Edwards AFB is where the most legendary, critical, and boldly emerging military aircraft technologies in the world converge—from the first moonwalk, to the first jet aircraft, to the turbojet revolution, and beyond.
Since its beginning in 1951, AFTC and Edwards AFB have been known as the place where “the rubber meets the road” in aviation technology, and the home of American flight research and innovation. Throughout its history, the Air Force Test Center has tested and supported the development of virtually every aircraft system that the Air Force has ever set in flight. From the early test flights of the jet-propelled XP-59A, to supersonic breakthroughs, to the unmanned aerial systems and advanced weaponry of today, AFTC continues to be the proving ground for military aviation.
All work and no play do not apply when at Edwards. Go horseback riding, relax by the pool, work out at our gym, play tennis, racquetball, or if paintball is more your style, Edwards has that too.
Surrounded by desert bike trails and breathtaking mountain views, Edwards is located in the Antelope Valley near Lancaster and Palmdale, CA. Within a few hours drive, you can enjoy Southern California beaches, explore Napa Valley vineyards, or visit world-class museums. Other attractions also within driving distance include skiing and outdoor activities at Mammoth Mountain or Big Bear Lake, Universal Studios, the San Diego Zoo, Disneyland and Sea World.
The Electronic Warfare Group is the Air Force focal point for electronic warfare (EW) test and evaluation. It provides the world’s pre-eminent test and evaluation capabilities, resources and expertise for EW and avionics systems.
The Electronic Warfare Group has full EW test and evaluation capabilities to meet mission-specific requirements. Extensive test facilities include the Test and Evaluation Modeling and Simulation facility, systems integration laboratories for software test and integration, hardware-in-the-loop facilities to evaluate the effectiveness of EW systems and tactics, and installed systems test facilities, such as the Benefield Anechoic Facility. Open air ranges and flight test and measurement facilities provide antenna performance, aircraft radio frequency and infrared signature test and evaluation capabilities.
Eglin is the largest Air Force base in the free world, occupying 101,000 square miles of airspace, which extends from the Florida Panhandle to the Keys. Opened more than 75 years ago, Eglin AFB is home to one of the largest civilian workforces in the Air Force, and is a world leader in aerospace technology and air supremacy.
From leading Air Force combat missions in World War II, to spearheading development and testing in F-15 A-10 avionics, to testing and evaluation for NASA, Eglin continues to make major contributions to a rich and diverse testing environment.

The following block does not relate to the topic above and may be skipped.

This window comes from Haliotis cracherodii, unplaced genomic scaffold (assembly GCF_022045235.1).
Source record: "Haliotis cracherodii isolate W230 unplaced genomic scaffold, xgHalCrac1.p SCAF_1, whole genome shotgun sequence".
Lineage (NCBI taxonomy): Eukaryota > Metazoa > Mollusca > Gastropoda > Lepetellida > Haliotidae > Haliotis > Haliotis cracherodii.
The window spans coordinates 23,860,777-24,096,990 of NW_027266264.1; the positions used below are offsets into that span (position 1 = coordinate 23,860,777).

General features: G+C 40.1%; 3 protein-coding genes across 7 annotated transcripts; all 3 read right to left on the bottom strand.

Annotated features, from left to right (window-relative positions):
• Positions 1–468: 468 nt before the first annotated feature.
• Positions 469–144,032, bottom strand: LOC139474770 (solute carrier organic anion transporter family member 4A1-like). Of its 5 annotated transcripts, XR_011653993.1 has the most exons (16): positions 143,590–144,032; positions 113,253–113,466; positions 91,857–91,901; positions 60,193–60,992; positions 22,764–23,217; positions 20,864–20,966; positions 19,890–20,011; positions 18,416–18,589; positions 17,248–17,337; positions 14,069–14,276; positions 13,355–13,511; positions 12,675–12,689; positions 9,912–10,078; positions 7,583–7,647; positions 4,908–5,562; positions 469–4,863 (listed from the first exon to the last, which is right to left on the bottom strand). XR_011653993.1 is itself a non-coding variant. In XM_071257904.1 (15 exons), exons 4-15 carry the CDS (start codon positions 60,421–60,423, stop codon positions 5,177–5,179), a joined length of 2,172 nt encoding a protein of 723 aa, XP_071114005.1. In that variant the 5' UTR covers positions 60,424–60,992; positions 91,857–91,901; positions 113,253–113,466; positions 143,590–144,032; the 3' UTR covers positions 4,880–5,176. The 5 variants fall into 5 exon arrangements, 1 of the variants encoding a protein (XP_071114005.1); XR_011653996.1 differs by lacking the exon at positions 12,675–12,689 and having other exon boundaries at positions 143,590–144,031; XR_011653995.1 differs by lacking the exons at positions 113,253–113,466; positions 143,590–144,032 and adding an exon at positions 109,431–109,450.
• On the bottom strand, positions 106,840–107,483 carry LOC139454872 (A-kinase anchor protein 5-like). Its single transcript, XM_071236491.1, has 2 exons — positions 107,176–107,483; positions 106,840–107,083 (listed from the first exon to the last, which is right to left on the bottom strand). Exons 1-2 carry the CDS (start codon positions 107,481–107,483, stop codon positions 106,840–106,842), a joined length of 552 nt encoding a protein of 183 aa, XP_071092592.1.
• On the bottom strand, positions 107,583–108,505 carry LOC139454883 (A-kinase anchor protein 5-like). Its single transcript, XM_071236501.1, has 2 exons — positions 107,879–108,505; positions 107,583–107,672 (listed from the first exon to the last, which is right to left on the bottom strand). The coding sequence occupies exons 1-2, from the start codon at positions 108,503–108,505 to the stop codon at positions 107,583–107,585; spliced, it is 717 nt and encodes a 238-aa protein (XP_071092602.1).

Eglin AFB is located in Okaloosa County 60 miles east of Pensacola and 65 miles west of Panama City on the Emerald Coast of Northwest Florida. Families who come to Eglin can’t get enough of the soft white sand beaches and the welcoming base community. Eglin Beach Park, located on Okaloosa Island just west of the Destin Bridge, is open during summer months to all DOD personnel, retirees, family members, civilian personnel, and of course their guests.
National Geographic calls the Emerald Coast “A Top Place to Visit.” TripAdvisor names it a “Top Destination in the U.S.,” and Southern Living magazine has named the area the “Best Beach in the South” for fourteen years running. Whether you’re hitting the shopping centers and restaurants of Destin, exploring the Gulf waters and white-sand beaches or spending some free time at the golf range, there is a lot to do and even more nearby.
The 40th Flight Test Squadron at Eglin recently made headlines when an A-10 Thunderbolt II fired a guided rocket that impacted only inches away from its intended target. The 2.75 diameter, 35-pound, laser-guided rocket is known as the fixed-wing Advanced Precision Kill Weapon System II (APKWS).
The test squadron performed three sorties to demonstrate the capability and ensure the rocket could be fired safely from a fixed wing aircraft, a test that had never been accomplished before.
The first sortie tested whether aircraft flight would be impacted by carrying the rocket and launcher. During the second sortie, the A-10 fired an unguided inert rocket to ensure the weapon would separate from the aircraft without any issues. For the final sortie, two armed, guided rockets were fired at a surface target at altitudes of 10,000 and 15,000 feet. The last APKWS shot was fired into a 70-knot headwind and impacted the target within the two-meter requirement specifications.
Both shots were considered successful, and the APKWS has numerous potential benefits to the warfighter, including more precise targeting and accuracy.
AFTC at Eglin AFB, tested the combat capabilities of 42 fighter and bomber sorties expending a total of 53 munitions in a maritime environment about 15 nautical miles south of Destin's coastline. Results from nine-aircraft test missions will help the Air Force and its sister services develop joint platform-specific weapons loadouts, tactics, techniques and procedures. They destroyed or damaged 51 of the 56 static target boats and 11 of the 12 remote control boats during the test.